I have ranted here about the change in control the Internet has brought to public relations and corporate communications. I'm glad my views are not solely my own. Yet marketers persist in the belief that they can control messages. That comes, unfortunately, from business school training where everything is about managing and control. Listen to the whole excerpt. It's worth your while.

Monday, April 26, 2004

Waiting for the Bad Story 

There is a quiet period before a bad story appears. In that time, clients work to prevent the story from happening. (They can't). They ask an agency to tell them what to do. (The agency tries to prepare them for the worst.) Eventually the story comes and expectancy is rewarded by the force of an awful report. By then, however, the client and the agency will have feared the worst, and the story might not seem as bad as it is. But, it might be worse, and it is hard to tell until feedback comes from customers, employees and others.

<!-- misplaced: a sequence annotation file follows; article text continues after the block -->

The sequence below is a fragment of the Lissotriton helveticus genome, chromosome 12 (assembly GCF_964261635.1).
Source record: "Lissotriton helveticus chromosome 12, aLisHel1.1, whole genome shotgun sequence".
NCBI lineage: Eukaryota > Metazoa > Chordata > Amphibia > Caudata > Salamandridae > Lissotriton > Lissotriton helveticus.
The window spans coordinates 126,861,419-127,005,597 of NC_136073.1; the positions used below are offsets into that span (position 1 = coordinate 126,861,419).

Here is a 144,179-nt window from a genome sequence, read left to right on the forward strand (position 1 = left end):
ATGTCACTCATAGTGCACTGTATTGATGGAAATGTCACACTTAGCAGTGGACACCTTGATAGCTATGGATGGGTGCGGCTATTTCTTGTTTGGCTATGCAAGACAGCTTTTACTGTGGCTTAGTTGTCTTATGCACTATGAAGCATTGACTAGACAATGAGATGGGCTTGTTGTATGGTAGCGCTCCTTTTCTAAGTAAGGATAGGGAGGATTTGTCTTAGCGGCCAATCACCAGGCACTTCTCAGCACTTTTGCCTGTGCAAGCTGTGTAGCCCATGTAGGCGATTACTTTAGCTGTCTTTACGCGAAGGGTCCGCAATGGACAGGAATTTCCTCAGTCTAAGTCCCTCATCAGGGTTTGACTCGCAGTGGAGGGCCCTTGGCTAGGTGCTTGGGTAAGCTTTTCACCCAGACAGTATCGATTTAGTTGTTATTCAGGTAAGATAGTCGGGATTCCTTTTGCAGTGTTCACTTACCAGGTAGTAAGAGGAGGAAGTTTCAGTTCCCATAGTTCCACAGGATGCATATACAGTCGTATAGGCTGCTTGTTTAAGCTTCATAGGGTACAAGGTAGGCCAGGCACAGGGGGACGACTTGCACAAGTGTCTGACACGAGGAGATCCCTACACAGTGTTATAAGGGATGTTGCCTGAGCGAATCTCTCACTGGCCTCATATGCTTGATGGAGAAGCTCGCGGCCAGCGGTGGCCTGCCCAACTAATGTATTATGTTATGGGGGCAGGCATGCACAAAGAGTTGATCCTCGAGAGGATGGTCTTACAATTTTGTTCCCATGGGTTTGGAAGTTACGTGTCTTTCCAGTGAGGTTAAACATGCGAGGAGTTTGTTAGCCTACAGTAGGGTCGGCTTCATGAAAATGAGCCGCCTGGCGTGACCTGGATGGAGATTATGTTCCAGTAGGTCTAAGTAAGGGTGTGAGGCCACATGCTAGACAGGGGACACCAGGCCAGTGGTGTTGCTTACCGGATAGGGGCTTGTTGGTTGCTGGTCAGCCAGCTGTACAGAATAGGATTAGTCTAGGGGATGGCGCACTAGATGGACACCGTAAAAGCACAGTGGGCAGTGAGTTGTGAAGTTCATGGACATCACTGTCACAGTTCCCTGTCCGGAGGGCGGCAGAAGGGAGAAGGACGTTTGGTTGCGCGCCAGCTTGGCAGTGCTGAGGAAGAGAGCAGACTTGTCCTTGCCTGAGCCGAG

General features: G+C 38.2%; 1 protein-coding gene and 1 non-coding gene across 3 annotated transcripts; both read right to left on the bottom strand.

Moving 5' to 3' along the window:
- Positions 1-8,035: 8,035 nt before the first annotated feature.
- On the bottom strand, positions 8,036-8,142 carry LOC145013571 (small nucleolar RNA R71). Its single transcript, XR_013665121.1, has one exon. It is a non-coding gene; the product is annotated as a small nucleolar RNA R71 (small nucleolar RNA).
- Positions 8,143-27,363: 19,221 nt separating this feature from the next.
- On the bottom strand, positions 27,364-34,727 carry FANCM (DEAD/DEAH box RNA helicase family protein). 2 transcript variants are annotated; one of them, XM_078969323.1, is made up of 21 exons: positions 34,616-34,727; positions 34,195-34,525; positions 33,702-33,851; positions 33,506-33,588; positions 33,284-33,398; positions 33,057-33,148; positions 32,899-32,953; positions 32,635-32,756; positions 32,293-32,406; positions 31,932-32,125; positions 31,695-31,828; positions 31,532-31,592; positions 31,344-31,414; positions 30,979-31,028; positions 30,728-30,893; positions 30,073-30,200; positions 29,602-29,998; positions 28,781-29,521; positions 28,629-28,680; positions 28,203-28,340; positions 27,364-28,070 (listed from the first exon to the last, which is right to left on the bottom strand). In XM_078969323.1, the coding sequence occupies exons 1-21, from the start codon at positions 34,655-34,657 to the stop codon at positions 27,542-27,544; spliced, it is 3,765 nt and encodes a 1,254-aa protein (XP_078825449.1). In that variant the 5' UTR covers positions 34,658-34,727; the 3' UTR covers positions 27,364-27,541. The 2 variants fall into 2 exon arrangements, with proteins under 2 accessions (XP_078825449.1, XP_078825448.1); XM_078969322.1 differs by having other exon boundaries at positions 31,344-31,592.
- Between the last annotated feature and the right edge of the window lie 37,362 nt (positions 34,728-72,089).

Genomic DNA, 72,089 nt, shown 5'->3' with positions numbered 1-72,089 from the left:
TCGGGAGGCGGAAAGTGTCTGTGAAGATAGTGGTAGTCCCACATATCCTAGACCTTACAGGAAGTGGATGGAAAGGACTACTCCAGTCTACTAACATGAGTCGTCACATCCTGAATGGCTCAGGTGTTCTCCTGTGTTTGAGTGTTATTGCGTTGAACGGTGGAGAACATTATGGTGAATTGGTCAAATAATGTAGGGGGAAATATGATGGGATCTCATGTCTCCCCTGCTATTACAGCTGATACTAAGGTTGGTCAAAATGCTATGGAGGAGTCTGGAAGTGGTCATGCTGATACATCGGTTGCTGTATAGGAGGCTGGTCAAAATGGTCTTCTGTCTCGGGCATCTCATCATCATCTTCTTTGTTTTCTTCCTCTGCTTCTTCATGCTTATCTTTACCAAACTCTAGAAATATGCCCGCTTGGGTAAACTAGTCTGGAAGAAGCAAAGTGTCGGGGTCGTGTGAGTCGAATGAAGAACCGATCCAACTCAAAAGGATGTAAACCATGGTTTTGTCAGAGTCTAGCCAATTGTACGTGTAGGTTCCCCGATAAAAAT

I have been thinking about this because we are waiting for a bad story that will embarrass a client, and there is little the client can do. The client didn't create the problem, but the client will be hurt. That's harder to bear.

How should the client react? One thing a client shouldn't do is to hunker and hope. It should tell customers, employees and others what it expects and how to interpret what the story is likely to be. This requires care because one doesn't want to tip off a reporter or others to facts that can create further embarrassment. The client shouldn't tell the tale but say there will be bad news and the client is dealing with the situation.

This won't prevent rumors. In fact, it will spark them, but it is better than handling surprised customers and employees who are easily swayed in vulnerable periods. One shows leadership in advance of the trouble and keeps it when trouble comes rather than hiding and hoping to maintain control.

Sunday, April 25, 2004

Limits of Control, Part 2